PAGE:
The Linkages Between Education and HIV/AIDS in Girls' Education
October 7, 2009
Girls’ education has long been recognized as a critical tool in the fight against HIV/AIDS, in the empowerment of women and girls, and in enhancing the health and welfare of families and communities. In a severely AIDS-affected country like Zambia, education and HIV/AIDS are inseparable: the epidemic is causing many girls in poor communities to lose access to education, often compelling them to withdraw from school to look after sick parents or to care for their siblings, or the absenteeism resulting from their care-giving duties leaves them unable to keep up at school. Even those who stay in school face risks related to sexual abuse by teachers themselves or by older men who offer them money in exchange for sex, sometimes as a way to pay for school fees.
The linkages between education and HIV/AIDS are particularly stark for girls in secondary school, where the need for accurate information about HIV/AIDS prevention and treatment is essential to help them make informed decisions, including about their sexual behavior. According to Daphne Chimuka, the national coordinator of the Forum for African Women Educationalists, Zambia national chapter (FAWEZA), education can help equip girls to handle risky situations and understand the consequences, “so they won’t throw away their life over a bottle of Fanta.”
One effort to address the intersections between HIV/AIDS and education in Zambia is called Changes2 – Community Health and Nutrition, Gender and Education Support 2. The program is co-funded by PEPFAR and USAID, and provides an example of “wrap-around” funding that links HIV/AIDS with development. Changes2 focuses on strengthening pre-service training for primary school teachers about how to teach HIV/AIDS in an age appropriate way, and provides scholarships every year – rising from 3,500 in 2006 to 8,000 in 2009 -- to vulnerable secondary school students, largely girls, along with support and mentoring on HIV/AIDS, health, and other social issues. Most of these girls have lost one or both parents to HIV/AIDS and live in precarious social and economic conditions, making it virtually impossible for them to remain in school without this support. In school, these girls show remarkable promise and resilience, despite the challenges they face. One 17-year-old girl, who hopes to become a social worker to help other vulnerable children, described the connections she saw between education, independence, and staying healthy: “One reason I want to complete my education is so I won’t be vulnerable. My two sisters [who are both HIV-positive] didn’t have this opportunity, and they are treated badly by their men, who were why they dropped out of school…I don’t want to depend on anyone. I’ve seen their dependence on their men, and it’s hurt them, physically and emotionally.”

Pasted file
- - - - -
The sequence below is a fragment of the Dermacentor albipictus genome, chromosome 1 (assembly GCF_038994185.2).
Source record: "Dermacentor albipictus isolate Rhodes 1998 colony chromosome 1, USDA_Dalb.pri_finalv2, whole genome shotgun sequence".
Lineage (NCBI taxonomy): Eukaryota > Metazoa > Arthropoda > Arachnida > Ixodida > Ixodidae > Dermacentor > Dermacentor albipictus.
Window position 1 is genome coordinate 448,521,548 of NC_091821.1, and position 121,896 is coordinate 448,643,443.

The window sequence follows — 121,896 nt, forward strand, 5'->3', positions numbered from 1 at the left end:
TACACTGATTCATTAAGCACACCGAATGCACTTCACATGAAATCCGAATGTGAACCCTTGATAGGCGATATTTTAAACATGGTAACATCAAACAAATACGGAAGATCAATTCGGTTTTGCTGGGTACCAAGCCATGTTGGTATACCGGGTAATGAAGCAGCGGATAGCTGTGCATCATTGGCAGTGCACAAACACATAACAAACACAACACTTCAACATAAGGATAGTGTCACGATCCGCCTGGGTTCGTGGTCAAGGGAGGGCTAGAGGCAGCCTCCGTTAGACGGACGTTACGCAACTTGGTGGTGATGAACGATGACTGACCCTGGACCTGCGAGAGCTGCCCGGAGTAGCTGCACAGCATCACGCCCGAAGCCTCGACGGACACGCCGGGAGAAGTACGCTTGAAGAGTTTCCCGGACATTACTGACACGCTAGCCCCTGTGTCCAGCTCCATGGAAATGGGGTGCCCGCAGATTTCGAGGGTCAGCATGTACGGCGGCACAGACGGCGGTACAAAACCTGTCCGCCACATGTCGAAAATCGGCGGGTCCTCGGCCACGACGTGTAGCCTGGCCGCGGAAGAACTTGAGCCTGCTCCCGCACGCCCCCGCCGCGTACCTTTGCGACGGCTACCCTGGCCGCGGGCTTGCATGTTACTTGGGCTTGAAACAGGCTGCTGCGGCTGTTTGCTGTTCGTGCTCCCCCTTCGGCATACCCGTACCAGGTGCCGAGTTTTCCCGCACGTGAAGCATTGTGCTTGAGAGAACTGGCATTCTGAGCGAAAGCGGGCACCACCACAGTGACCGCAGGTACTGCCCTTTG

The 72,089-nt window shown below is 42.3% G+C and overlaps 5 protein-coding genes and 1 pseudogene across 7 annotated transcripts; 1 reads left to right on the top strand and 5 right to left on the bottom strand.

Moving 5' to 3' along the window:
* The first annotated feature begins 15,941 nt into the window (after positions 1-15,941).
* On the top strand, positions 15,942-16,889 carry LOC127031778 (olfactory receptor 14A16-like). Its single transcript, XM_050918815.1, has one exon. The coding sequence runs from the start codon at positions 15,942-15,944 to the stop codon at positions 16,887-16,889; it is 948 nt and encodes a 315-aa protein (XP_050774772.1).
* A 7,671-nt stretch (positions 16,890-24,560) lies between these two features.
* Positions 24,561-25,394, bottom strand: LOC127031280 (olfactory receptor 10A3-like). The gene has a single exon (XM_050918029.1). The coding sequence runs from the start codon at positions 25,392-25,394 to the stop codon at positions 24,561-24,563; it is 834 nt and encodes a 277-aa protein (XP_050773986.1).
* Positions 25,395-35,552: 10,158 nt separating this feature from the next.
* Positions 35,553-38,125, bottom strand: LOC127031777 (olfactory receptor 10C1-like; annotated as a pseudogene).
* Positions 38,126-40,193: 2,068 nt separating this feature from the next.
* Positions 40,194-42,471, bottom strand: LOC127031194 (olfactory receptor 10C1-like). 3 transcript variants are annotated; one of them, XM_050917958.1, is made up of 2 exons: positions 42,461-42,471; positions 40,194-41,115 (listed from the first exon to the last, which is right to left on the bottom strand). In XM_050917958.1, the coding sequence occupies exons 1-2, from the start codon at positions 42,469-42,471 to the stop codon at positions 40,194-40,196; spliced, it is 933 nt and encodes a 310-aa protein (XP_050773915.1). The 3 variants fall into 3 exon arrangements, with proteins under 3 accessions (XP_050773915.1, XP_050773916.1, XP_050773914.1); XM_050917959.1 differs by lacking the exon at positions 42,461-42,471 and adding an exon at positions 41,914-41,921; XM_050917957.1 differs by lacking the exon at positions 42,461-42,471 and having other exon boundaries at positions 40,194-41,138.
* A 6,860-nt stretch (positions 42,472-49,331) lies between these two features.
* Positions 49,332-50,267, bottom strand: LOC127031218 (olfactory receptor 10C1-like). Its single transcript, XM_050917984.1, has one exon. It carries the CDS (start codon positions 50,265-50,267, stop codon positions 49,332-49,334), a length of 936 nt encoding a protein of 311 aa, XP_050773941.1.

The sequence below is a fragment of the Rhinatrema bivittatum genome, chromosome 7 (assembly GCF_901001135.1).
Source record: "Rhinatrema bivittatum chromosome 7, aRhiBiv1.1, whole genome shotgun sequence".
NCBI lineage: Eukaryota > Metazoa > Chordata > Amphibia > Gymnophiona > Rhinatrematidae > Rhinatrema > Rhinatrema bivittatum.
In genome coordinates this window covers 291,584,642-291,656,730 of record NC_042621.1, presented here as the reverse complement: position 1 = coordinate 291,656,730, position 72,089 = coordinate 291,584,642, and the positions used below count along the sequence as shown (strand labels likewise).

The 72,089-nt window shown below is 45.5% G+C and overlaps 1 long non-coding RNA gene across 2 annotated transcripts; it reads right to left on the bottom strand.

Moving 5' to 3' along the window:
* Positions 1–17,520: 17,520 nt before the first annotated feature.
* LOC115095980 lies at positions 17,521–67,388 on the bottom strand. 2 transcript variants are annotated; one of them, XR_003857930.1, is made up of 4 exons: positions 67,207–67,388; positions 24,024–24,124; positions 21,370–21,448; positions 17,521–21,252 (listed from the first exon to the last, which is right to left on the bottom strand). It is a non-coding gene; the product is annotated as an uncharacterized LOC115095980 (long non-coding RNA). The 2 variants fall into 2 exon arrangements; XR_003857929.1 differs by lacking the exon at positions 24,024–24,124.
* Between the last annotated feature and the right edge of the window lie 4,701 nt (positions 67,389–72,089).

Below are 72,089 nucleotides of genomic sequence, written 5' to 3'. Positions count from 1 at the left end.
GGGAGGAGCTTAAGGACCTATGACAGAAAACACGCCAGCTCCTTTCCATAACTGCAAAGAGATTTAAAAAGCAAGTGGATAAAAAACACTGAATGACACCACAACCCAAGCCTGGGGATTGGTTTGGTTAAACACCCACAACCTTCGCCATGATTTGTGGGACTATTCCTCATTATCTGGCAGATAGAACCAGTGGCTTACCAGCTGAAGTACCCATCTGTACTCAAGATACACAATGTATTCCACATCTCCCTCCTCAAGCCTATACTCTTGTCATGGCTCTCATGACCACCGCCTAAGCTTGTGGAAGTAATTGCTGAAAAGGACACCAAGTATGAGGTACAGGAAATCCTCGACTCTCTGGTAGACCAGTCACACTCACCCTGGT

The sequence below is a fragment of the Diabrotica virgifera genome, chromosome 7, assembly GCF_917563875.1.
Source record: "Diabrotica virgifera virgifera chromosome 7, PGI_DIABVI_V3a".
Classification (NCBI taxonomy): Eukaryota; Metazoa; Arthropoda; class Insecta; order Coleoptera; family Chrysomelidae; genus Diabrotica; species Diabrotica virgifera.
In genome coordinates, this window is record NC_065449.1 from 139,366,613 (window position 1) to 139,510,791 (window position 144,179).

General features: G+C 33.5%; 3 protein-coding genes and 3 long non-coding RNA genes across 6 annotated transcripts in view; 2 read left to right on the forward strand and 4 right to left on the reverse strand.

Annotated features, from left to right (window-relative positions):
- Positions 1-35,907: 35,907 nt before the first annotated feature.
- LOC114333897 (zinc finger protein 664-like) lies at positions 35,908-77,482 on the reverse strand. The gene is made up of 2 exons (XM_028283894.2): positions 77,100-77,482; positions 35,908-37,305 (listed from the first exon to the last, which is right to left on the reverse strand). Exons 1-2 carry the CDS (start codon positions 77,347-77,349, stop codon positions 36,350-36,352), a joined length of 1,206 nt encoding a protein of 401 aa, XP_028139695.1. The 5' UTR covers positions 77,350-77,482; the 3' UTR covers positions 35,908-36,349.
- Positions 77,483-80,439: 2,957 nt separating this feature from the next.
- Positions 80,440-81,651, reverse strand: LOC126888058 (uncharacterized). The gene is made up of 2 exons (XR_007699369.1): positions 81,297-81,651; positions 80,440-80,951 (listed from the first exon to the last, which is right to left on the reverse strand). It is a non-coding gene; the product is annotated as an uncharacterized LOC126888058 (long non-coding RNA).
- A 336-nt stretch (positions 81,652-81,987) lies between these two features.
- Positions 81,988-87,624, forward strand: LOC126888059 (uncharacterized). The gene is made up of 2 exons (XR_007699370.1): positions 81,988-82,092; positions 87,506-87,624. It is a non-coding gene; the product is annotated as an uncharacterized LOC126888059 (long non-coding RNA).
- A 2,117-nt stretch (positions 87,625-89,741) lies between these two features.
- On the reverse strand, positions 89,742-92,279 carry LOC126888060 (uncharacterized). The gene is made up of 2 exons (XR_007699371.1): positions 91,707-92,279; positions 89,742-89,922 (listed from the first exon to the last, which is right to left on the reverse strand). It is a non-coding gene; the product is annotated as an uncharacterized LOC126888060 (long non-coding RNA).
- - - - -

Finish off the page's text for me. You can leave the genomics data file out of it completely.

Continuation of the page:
Linkages between education for girls and HIV/AIDS form a crucial element of HIV prevention. Encouraging innovative programs that combine HIV funding with broader development objectives will be key for the success of the Obama administration’s policy on HIV/AIDS, and for the lives of millions of girls in Zambia and beyond.